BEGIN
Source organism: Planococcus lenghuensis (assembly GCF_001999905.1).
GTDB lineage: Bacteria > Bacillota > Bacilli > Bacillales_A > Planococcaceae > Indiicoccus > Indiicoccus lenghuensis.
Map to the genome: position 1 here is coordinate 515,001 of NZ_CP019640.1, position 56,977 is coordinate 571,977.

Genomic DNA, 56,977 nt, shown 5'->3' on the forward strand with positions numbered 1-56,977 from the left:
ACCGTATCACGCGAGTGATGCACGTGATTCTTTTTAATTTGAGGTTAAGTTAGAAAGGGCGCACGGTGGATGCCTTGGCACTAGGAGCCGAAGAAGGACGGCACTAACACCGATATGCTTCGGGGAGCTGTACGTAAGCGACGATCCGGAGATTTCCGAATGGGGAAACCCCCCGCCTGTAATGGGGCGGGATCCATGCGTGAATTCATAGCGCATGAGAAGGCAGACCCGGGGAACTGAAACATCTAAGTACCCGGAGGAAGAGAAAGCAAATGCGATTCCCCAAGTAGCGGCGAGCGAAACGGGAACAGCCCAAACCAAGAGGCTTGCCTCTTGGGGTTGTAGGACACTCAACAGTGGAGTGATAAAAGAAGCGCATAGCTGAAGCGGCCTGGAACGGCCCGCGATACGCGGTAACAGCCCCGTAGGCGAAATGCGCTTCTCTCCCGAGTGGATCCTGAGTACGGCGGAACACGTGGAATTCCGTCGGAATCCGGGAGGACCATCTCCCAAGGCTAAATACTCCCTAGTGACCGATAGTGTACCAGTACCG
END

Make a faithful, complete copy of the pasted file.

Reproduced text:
Source organism: Planococcus lenghuensis (assembly GCF_001999905.1).
GTDB lineage: Bacteria > Bacillota > Bacilli > Bacillales_A > Planococcaceae > Indiicoccus > Indiicoccus lenghuensis.
Map to the genome: position 1 here is coordinate 515,001 of NZ_CP019640.1, position 56,977 is coordinate 571,977.

Genomic DNA, 56,977 nt, shown 5'->3' on the forward strand with positions numbered 1-56,977 from the left:
ACCGTATCACGCGAGTGATGCACGTGATTCTTTTTAATTTGAGGTTAAGTTAGAAAGGGCGCACGGTGGATGCCTTGGCACTAGGAGCCGAAGAAGGACGGCACTAACACCGATATGCTTCGGGGAGCTGTACGTAAGCGACGATCCGGAGATTTCCGAATGGGGAAACCCCCCGCCTGTAATGGGGCGGGATCCATGCGTGAATTCATAGCGCATGAGAAGGCAGACCCGGGGAACTGAAACATCTAAGTACCCGGAGGAAGAGAAAGCAAATGCGATTCCCCAAGTAGCGGCGAGCGAAACGGGAACAGCCCAAACCAAGAGGCTTGCCTCTTGGGGTTGTAGGACACTCAACAGTGGAGTGATAAAAGAAGCGCATAGCTGAAGCGGCCTGGAACGGCCCGCGATACGCGGTAACAGCCCCGTAGGCGAAATGCGCTTCTCTCCCGAGTGGATCCTGAGTACGGCGGAACACGTGGAATTCCGTCGGAATCCGGGAGGACCATCTCCCAAGGCTAAATACTCCCTAGTGACCGATAGTGTACCAGTACCG